Before we discuss an episode, we should look at what starts them: the title sequence. It weighs in at 90 seconds, and, like the first season's, contains a montage of abstract images, silhouettes and still-frame character shots.
Behind it all, a raspy Leonard Cohen sings "Nevermind," a song that appears on his 2014 album Popular Problems. It was first published as a poem on The Leonard Cohen Files website in 2006 and the following year in Book of Longing, a collection of Cohen's poetry.
It's chopped up in True Detective's second season title sequence, but here are the stanzas that made the cut:
The war was lost
The treaty signed
I was not caught
I crossed the line
I was not caught
Though many tried
I live among you Well disguised
I had to leave
My life behind
I dug some graves
You’ll never find
The story’s told
With facts and lies
I had a name
I had to leave my life behind
The story's told
With facts and lies
You own the world
My woman's here
My children, too
Their graves are safe
From ghosts like you
In places deep
With roots entwined
I live the life I left behind
The war was lost
The treaty signed
I was not caught
I crossed the line
I was not caught
Though many tried
I live among you
The song's steady 4/4 pattern carries viewers through the minute and a half as images of this season's main characters appear in various degrees of legibility. They're superimposed and interspersed with images of industrial parks, radio towers, California desert, palm trees, highways, satellite images of farmland, helicopter shots of residential neighborhoods. Red, the color of blood, is the primary hue.
It doesn't tell a story, exactly, but it establishes a location and sets a tone. Its title card, though, might be the most direct visual metaphor.
The show's name superimposed over a rat's nest of cloverleaf onramps and offramps implies much, but perhaps nothing as strong as intersection. If you think of us as viewers, the people behind the camera at any given moment, peering into this world, this shot sums up our role perfectly. We watch from above and outside as the characters travel and intersect.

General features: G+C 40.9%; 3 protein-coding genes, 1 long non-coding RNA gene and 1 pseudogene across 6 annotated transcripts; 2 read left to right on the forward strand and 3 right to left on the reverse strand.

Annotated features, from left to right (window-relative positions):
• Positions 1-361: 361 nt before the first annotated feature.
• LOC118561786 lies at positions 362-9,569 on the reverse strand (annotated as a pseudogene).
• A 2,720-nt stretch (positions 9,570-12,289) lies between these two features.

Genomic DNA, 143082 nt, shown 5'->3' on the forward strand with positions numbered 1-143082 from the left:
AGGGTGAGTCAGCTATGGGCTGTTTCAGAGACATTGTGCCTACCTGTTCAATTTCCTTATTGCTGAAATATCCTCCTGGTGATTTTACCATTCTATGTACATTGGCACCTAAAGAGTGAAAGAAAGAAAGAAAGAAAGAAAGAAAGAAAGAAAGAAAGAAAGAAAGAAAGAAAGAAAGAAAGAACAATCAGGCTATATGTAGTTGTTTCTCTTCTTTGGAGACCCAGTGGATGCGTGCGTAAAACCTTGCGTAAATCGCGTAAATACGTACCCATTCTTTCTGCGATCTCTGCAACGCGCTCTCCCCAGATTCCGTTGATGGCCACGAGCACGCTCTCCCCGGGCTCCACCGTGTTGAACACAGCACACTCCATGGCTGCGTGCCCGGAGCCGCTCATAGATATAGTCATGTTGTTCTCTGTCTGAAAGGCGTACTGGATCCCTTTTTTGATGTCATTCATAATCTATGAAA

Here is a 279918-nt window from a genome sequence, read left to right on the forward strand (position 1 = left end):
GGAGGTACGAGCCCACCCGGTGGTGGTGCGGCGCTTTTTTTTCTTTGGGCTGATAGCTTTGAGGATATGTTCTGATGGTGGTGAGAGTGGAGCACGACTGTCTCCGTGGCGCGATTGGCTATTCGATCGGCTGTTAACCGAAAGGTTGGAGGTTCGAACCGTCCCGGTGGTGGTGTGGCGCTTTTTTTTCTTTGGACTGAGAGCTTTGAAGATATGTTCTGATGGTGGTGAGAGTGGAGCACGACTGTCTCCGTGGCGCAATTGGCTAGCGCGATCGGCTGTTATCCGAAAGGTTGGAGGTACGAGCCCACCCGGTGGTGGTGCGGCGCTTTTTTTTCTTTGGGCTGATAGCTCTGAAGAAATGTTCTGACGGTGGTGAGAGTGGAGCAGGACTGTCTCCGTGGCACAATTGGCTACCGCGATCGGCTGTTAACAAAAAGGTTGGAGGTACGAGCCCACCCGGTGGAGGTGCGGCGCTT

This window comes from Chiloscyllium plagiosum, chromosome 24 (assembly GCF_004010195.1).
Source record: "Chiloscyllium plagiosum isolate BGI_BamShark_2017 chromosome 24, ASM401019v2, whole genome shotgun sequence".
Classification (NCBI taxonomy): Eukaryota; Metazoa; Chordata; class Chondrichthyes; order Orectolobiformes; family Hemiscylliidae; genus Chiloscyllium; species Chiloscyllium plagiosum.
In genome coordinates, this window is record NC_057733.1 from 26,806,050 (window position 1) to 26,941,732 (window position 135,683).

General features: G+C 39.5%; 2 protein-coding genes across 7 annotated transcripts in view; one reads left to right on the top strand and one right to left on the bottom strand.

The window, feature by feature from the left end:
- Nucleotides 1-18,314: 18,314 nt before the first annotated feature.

The challenge within the first episode is that it is nearly an hour's worth of dense exposition presented at a steady clip. It's backstory. It's characters being established and built in front of you. The plot is barely moving. We're just learning gobs of information in scene after seemingly unrelated scene.
So, given that we're going to go through the episode, person by person, event by event. There's a lot to take. We'll talk it out.
The first episode's title alludes to the Book of the Dead, an ancient collection of Egyptian texts designed to assist the deceased on the journey through the afterlife. It is not, to be clear, an actual book. The collection's medium spans from wall engravings to papyrus and encompasses illustrations, spells and other religious texts. It tells the story beginning with the deceased entering a tomb, its descent into the underworld, an explanation of the gods' origins, the deceased's journey, judgment and, ultimately, transfiguration to godhood.
Its relationship to True Detective's second season is allegorical. There is, of course, a dead man, and the second season begins with a chronicle of what happens around and after his death. The second season is, itself, a journey.
That journey is told thorough the lives of four characters. Rather than telling them sequentially, it feels like creator and writer Nic Pizzolatto wrote the story beats out on individual pieces of paper, shuffled them like a deck of cards and stuck with the order that emerged. It's an interesting Citizen Kane-like way to tell a story, but it's also confusing. To combat the confusion, we'll break "The Western Book of the Dead" into sections divided by characters.